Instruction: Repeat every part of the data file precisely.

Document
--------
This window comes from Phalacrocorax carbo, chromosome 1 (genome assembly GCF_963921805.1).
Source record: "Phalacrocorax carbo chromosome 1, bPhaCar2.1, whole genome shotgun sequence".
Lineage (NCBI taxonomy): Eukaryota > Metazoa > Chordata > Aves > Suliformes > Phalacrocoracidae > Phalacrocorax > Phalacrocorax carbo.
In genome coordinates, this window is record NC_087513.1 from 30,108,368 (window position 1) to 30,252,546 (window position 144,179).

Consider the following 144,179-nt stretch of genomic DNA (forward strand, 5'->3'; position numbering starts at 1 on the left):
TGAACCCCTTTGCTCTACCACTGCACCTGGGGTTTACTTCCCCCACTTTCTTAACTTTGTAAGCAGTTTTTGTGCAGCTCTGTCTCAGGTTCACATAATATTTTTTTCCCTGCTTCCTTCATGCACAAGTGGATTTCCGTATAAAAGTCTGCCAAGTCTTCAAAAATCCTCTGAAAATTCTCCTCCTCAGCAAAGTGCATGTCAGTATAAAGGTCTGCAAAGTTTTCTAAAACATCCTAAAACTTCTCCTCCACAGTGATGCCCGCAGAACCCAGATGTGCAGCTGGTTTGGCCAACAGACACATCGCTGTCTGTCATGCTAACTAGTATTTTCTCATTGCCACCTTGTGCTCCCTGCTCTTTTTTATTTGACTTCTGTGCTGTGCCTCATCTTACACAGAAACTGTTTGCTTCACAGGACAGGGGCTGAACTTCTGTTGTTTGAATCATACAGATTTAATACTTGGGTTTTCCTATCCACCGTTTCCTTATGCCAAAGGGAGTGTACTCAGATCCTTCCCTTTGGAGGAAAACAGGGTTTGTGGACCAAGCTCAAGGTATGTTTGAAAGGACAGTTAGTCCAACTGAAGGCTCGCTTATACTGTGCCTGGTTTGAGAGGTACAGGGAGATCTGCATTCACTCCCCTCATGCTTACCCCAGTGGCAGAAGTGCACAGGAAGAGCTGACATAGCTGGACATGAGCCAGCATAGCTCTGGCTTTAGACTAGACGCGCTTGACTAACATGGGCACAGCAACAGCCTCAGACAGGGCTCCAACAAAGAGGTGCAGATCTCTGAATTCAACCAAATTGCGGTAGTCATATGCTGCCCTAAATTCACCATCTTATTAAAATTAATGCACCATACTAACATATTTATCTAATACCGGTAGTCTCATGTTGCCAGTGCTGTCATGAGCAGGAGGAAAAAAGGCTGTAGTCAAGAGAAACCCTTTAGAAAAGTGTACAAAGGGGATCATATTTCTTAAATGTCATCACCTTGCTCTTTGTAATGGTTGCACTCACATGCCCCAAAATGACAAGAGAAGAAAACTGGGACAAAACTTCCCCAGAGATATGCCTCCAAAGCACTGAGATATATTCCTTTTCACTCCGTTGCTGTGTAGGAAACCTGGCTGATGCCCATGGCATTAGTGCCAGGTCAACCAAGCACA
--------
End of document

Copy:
This window comes from Phalacrocorax carbo, chromosome 1 (genome assembly GCF_963921805.1).
Source record: "Phalacrocorax carbo chromosome 1, bPhaCar2.1, whole genome shotgun sequence".
Lineage (NCBI taxonomy): Eukaryota > Metazoa > Chordata > Aves > Suliformes > Phalacrocoracidae > Phalacrocorax > Phalacrocorax carbo.
In genome coordinates, this window is record NC_087513.1 from 30,108,368 (window position 1) to 30,252,546 (window position 144,179).

Consider the following 144,179-nt stretch of genomic DNA (forward strand, 5'->3'; position numbering starts at 1 on the left):
TGAACCCCTTTGCTCTACCACTGCACCTGGGGTTTACTTCCCCCACTTTCTTAACTTTGTAAGCAGTTTTTGTGCAGCTCTGTCTCAGGTTCACATAATATTTTTTTCCCTGCTTCCTTCATGCACAAGTGGATTTCCGTATAAAAGTCTGCCAAGTCTTCAAAAATCCTCTGAAAATTCTCCTCCTCAGCAAAGTGCATGTCAGTATAAAGGTCTGCAAAGTTTTCTAAAACATCCTAAAACTTCTCCTCCACAGTGATGCCCGCAGAACCCAGATGTGCAGCTGGTTTGGCCAACAGACACATCGCTGTCTGTCATGCTAACTAGTATTTTCTCATTGCCACCTTGTGCTCCCTGCTCTTTTTTATTTGACTTCTGTGCTGTGCCTCATCTTACACAGAAACTGTTTGCTTCACAGGACAGGGGCTGAACTTCTGTTGTTTGAATCATACAGATTTAATACTTGGGTTTTCCTATCCACCGTTTCCTTATGCCAAAGGGAGTGTACTCAGATCCTTCCCTTTGGAGGAAAACAGGGTTTGTGGACCAAGCTCAAGGTATGTTTGAAAGGACAGTTAGTCCAACTGAAGGCTCGCTTATACTGTGCCTGGTTTGAGAGGTACAGGGAGATCTGCATTCACTCCCCTCATGCTTACCCCAGTGGCAGAAGTGCACAGGAAGAGCTGACATAGCTGGACATGAGCCAGCATAGCTCTGGCTTTAGACTAGACGCGCTTGACTAACATGGGCACAGCAACAGCCTCAGACAGGGCTCCAACAAAGAGGTGCAGATCTCTGAATTCAACCAAATTGCGGTAGTCATATGCTGCCCTAAATTCACCATCTTATTAAAATTAATGCACCATACTAACATATTTATCTAATACCGGTAGTCTCATGTTGCCAGTGCTGTCATGAGCAGGAGGAAAAAAGGCTGTAGTCAAGAGAAACCCTTTAGAAAAGTGTACAAAGGGGATCATATTTCTTAAATGTCATCACCTTGCTCTTTGTAATGGTTGCACTCACATGCCCCAAAATGACAAGAGAAGAAAACTGGGACAAAACTTCCCCAGAGATATGCCTCCAAAGCACTGAGATATATTCCTTTTCACTCCGTTGCTGTGTAGGAAACCTGGCTGATGCCCATGGCATTAGTGCCAGGTCAACCAAGCACA